Review: Centre Of My World

Centre Of My World

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Centre of My World is the coming of age story of Phil.

Phil is a young, gay man who lives with his single mother, Glass (that’s actually her name) and twin sister Diana. Phil has been away for some time over the summer and has found that all is not right within his once happy family unit. However, the answers he searches for constantly elude him, as he is distracted by an attractive young man he meets in class. What follows is a series of joy, laughter, misery and heartbreak as Phil’s world is unravelled as he faces the realities and tough choices of life.

From the get go I will mention that this film is a German/Austrian production and the cast speaks German throughout it. If subtitled films are a struggle for you then this film isn’t really going to change your mind on the matter. Because of the foreign language I find it hard to gage the acting in Centre of My World. I can’t tell if they are emoting the words as well I can an English language performance. But, from body language and facial expressions alone, I thought that the acting was actually pretty good. All across the board I could at least feel the emotion of the characters throughout the film, even if I wasn’t really hearing the emotions as well.

But while the performances do make their characters more interesting, I found the actual characters and characterisations to be really lacking. Most of them are blank slates or one-dimensional. Interesting events happen around them, and even because of them, but none of it really builds on the characters themselves. Except for Phil, but Phil as a character wasn’t the most interesting either. He starts out as an innocent, and somewhat naive optimist, and ends as just an optimist. This does work well with the film’s theme of lost innocents, but it’s also a character we have seen one too many times before. The story doesn’t help out much either, with the plot basically being the sequence of events that are driven by the characters. And even then, it feels muddled and unfocused.

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I could split this film into three equal sections. There’s the section when Phil is an adult, and either with his mother, sister or lover. Then there’s the section when Phil and his sister are children. And then there are these strange and out of nowhere segments where the film goes a more arty route, and will give us a montage of silent images with some music, narration or both playing over them. And not a single one of these sections gel together. The adult and child sections are both fine in their own right. But together and with the way they edited, they feel at odds with some clashes of tone. Although, oddly enough the child section is darker than the lighter adult section. But it is that third section that is completely at odds with the rest of the film. It’s almost like watching This Is England, and then bringing in scenes from Trainspotting at random intervals. Also, at nearly two-hours long Centre of My World is just too long a film, feeling very drawn out in the middle.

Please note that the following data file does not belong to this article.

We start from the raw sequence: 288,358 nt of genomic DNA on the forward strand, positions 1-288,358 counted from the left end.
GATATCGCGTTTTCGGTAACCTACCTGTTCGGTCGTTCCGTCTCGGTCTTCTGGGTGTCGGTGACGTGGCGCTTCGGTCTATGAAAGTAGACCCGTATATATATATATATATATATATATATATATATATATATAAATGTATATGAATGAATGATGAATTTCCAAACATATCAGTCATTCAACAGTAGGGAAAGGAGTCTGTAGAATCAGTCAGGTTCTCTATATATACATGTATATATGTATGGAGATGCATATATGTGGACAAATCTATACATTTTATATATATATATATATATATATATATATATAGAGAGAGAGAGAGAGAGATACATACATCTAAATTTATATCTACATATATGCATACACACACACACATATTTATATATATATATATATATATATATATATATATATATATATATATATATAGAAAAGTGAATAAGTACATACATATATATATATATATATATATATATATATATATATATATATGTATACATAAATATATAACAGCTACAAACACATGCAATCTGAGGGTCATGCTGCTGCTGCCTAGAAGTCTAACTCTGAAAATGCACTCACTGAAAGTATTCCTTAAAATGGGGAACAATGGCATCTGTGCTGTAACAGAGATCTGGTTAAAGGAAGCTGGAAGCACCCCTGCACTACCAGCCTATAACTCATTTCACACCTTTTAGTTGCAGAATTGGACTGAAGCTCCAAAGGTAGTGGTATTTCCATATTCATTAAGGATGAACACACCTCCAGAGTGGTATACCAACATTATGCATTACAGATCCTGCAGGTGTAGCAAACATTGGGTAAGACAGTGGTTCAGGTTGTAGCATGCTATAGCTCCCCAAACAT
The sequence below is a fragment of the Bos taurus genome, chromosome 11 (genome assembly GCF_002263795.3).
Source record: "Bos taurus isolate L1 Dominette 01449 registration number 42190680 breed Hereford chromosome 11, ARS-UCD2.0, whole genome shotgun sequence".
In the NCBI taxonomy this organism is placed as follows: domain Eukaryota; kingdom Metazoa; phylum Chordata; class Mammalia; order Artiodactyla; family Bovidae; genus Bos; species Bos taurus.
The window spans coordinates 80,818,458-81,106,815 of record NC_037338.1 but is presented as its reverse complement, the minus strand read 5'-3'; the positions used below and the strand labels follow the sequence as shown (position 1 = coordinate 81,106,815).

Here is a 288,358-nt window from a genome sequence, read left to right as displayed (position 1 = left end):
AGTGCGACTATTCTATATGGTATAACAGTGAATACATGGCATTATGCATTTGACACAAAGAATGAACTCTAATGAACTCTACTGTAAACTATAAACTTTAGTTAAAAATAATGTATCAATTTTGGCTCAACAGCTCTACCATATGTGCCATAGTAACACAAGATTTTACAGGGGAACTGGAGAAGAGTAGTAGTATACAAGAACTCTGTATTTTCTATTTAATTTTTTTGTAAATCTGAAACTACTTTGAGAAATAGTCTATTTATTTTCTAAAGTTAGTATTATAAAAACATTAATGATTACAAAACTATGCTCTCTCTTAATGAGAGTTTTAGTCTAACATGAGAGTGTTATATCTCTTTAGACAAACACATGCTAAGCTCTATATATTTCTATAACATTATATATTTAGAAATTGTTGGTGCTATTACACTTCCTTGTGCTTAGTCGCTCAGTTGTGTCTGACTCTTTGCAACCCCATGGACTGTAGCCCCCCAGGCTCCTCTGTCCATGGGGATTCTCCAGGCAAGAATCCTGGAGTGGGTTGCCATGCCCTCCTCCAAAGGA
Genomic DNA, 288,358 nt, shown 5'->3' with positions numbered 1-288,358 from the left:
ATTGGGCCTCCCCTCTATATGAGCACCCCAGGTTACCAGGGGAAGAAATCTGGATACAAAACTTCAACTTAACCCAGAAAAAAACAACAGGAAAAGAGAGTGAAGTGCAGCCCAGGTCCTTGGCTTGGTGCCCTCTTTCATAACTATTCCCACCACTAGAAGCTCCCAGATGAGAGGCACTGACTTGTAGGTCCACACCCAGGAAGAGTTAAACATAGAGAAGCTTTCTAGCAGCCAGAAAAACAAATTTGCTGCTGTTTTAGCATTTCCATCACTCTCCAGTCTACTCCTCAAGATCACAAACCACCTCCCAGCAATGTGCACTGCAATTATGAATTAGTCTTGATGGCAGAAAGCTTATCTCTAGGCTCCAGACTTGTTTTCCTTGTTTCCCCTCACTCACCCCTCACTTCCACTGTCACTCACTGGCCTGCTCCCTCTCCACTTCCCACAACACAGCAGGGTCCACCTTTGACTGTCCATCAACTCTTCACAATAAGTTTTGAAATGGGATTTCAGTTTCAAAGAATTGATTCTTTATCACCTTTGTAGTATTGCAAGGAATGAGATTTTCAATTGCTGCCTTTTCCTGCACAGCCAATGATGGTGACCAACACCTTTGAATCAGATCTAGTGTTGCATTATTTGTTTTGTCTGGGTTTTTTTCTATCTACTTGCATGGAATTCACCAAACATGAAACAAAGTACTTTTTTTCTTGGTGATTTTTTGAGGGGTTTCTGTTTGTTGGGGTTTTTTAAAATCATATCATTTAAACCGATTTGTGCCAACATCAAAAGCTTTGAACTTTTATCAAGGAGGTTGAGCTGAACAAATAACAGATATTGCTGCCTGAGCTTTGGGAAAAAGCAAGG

With that being said, the directing and cinematography of these individual scenes is spot on. Director Jakob M. Erwa knows how to set up the perfect shot for what he aims to show his audience. The colours are always exactly what they need to be. He appears to have a good grasp on how to handle his cast. He makes the best of his sets and wastes nothing visually. However, the music does feel out of place when it plays at most points. Especially in the more arty montage segments. But, mastering the visuals of a film is nothing to be snuffed at. He has almost a Danny Boyle way of using his visuals to tell his story. It wouldn’t surprise me if Boyle was an inspiration of his. I can even see the more emotional moments, especially in the revelation scenes, really striking people. Although I personally couldn’t enjoy these moments because of how unfocused I felt the film as a whole was.

I have no trouble seeing why people could like, or even love Centre of My World. But in the end I am not one of them. Great visuals and some effective emotional moments just can’t save an unfocused story with pretty bland characters for me.

If you don’t mind subtitles and are interesting in the visual arts or simple want a purely emotion driven narrative then I’d recommend it to you. Otherwise, we still have other coming of age stories to enjoy.



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Centre Of My World hits cinemas on 15th September.

One of his earliest memories was watching Jurassic Park for the first time at the age of two. It blew him away and from then on was addicted to films. Now all grown up Callum spends most free days with friends (mostly watching films, to be honest), caring for his dog, writing, more writing and watching films whenever he can find the chance (which is very often). Other favourites include; Alien, The Lord of the Rings, The Secret of Nimh, Mad Max: Fury Road, Dirty Rotten Scoundrels, Hot Fuzz, Dredd, The Shawshank Redemption, Raiders of the Lost Ark, Pan's Labyrinth and The Evil Dead 2 to name a few.